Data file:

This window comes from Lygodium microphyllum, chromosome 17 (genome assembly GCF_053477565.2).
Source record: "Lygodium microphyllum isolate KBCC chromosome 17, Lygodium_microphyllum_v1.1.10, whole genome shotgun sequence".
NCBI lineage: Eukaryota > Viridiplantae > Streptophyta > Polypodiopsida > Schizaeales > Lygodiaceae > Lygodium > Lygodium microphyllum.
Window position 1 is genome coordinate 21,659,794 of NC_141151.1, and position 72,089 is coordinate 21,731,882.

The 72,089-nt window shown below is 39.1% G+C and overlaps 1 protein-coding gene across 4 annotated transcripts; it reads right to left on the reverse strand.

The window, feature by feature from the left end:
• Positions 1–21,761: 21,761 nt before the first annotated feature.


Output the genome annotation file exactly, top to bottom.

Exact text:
This window comes from Lygodium microphyllum, chromosome 17 (genome assembly GCF_053477565.2).
Source record: "Lygodium microphyllum isolate KBCC chromosome 17, Lygodium_microphyllum_v1.1.10, whole genome shotgun sequence".
NCBI lineage: Eukaryota > Viridiplantae > Streptophyta > Polypodiopsida > Schizaeales > Lygodiaceae > Lygodium > Lygodium microphyllum.
Window position 1 is genome coordinate 21,659,794 of NC_141151.1, and position 72,089 is coordinate 21,731,882.

The 72,089-nt window shown below is 39.1% G+C and overlaps 1 protein-coding gene across 4 annotated transcripts; it reads right to left on the reverse strand.

The window, feature by feature from the left end:
• Positions 1–21,761: 21,761 nt before the first annotated feature.